Have you ever gotten so sick of looking at your resume, put it down, and then in a week you see something that you can’t understand why you didn’t see earlier? Or maybe you shared it with your spouse or friend, and within 5 seconds they spot a typo or grammatical mistake?
For years, many of us at Crossroads Career have gone through a “Resume Review” exercise with our small group participants as part of our Step #4, Altitude work. It’s very simple, and it’s usually one of the processes our groups find most valuable.
It’s patterned after how recruiters / staffers in the “old days” used to sort through resumes in order to glean 3-5 of them to share with a hiring manager / client. They were given a stack of resumes, and they needed to match it up to the job description for the position they were looking to fill.
Of course, they had a time deadline with their work, so they needed to get this done as quickly and efficiently as possible, which meant that they could only spend about 15-20 seconds scanning the resume. Once done, they would put it in a “yes,” “no,” or “maybe” stack. They learned to quickly find important and essential information in the resumes that made it to the “yes” stack.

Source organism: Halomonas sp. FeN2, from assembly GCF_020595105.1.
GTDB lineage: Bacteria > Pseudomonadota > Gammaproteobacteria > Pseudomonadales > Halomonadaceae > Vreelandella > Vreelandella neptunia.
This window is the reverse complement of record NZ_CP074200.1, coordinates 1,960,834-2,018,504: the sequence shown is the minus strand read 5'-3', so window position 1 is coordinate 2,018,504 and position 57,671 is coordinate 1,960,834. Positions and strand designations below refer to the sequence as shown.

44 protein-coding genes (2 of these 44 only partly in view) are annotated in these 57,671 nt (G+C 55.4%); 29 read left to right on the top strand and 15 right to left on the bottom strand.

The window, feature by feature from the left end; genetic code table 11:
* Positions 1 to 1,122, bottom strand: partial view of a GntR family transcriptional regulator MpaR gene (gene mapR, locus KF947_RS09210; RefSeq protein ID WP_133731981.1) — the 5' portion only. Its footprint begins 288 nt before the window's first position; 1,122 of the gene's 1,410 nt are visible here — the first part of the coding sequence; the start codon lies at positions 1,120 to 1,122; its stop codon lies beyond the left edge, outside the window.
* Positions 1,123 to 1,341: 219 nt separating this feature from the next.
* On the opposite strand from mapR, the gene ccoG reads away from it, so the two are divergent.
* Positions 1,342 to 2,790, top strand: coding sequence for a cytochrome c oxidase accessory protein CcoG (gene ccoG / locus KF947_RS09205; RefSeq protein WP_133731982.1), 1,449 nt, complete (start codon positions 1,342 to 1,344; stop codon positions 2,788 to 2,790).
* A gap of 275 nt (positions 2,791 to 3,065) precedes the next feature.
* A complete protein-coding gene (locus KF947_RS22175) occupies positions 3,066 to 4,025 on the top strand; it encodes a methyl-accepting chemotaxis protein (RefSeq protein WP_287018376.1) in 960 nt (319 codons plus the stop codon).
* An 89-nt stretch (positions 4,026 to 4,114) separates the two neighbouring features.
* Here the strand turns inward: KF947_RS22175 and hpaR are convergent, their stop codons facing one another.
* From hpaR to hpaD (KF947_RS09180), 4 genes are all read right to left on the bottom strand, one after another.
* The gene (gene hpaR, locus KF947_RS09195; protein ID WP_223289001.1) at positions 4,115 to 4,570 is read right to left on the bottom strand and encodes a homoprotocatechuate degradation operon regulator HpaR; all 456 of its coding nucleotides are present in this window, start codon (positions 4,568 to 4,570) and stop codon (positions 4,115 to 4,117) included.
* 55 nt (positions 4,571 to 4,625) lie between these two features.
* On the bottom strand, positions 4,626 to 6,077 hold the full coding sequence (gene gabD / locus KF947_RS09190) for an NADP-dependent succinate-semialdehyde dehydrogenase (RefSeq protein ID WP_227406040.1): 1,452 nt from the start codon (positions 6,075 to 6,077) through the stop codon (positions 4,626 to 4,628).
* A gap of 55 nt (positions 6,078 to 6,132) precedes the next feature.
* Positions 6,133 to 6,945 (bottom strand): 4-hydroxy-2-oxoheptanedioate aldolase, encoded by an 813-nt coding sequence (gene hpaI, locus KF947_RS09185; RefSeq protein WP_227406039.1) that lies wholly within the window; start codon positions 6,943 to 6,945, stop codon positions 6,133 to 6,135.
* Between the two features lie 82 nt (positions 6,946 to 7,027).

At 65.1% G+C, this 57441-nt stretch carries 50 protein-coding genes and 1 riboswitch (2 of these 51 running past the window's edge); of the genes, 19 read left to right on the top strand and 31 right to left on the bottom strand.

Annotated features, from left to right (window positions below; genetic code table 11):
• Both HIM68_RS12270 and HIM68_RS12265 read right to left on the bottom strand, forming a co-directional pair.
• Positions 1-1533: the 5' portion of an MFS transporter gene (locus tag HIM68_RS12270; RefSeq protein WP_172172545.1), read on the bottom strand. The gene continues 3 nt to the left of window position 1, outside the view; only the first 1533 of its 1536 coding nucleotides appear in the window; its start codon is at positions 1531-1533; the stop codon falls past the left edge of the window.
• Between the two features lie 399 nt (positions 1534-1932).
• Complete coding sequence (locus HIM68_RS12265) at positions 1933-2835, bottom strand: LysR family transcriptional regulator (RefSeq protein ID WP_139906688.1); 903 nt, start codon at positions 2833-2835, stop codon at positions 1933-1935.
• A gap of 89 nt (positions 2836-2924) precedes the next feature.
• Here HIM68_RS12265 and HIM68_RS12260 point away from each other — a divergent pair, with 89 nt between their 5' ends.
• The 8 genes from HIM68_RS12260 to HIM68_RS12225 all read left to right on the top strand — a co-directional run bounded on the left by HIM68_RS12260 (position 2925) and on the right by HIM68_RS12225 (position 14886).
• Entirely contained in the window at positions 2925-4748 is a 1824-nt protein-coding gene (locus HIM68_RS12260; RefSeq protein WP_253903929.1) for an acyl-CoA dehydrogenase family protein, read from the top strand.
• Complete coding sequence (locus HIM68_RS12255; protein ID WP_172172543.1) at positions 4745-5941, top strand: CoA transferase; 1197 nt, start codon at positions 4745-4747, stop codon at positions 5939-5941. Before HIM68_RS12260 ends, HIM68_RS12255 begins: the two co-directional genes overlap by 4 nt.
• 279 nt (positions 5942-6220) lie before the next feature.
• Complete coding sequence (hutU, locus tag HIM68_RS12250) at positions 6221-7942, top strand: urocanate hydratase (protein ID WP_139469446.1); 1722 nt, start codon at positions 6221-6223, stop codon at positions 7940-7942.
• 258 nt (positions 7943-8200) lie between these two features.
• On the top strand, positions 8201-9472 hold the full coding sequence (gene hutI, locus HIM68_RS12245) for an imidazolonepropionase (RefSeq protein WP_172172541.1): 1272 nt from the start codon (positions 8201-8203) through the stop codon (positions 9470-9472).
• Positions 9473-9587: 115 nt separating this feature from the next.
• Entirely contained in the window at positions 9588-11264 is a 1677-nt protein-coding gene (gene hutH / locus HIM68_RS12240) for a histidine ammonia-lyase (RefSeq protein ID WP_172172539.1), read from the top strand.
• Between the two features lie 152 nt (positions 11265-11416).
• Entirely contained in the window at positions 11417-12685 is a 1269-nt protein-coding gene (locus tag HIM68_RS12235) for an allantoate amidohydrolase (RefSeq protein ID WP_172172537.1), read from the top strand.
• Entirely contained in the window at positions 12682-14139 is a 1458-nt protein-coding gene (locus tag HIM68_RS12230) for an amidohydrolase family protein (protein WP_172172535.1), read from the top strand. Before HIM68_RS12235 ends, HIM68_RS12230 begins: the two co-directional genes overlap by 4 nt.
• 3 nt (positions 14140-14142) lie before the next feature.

While Crossroads Career can’t “rent” you a recruiter to review your resume using this process, we’ve developed a simple and quick exercise to enable you to find some new insights to improve your resume. All you’ll need is a willing friend and 5 minutes…here’s how it works:
- In a minute, I’m going to give you my resume.
- When I say “go”, you’ll have 30 seconds to read it and glean as much information from it as you can
- After 30 seconds, I’ll ask you to stop reviewing it, and then I will have two questions for you:
a. What do you remember reading?
b. What suggestions do you have?
- Ready, begin.
100% of the time, we have experienced valuable feedback being shared with the writer about their resume. There have been surprises, both on what is remembered and what is never even seen. And of course, many small tips are shared about font, white space on the resume, bullet point meanings, etc.
As usual, when I’ve found something that works, I also find Scripture already points out the truth. Proverbs 15:22 “Without counsel, plans go awry, but in the multitude of counselors they are established.”
We encourage you to get as many people looking at your resume as possible. Everyone always seems to have an opinion about a resume. Also, please remember, while all feedback is useful, it may not be something you choose to utilize to make any adjustments to your resume.
So…go get some counsel and be prepared for to capture some useful feedback!
Dave Sparkman currently serves as the volunteer Crossroads Career board chair and local ministry leader. He is also the founder and managing director of Spark Your Culture, a corporate culture consulting firm. Prior to that he worked at UnitedHealth Group, a Fortune #5 public company, serving in the role of Chief Culture Officer. His unemployment experience came from the implosion of Arthur Andersen, where he served as the West Region Managing Partner, People.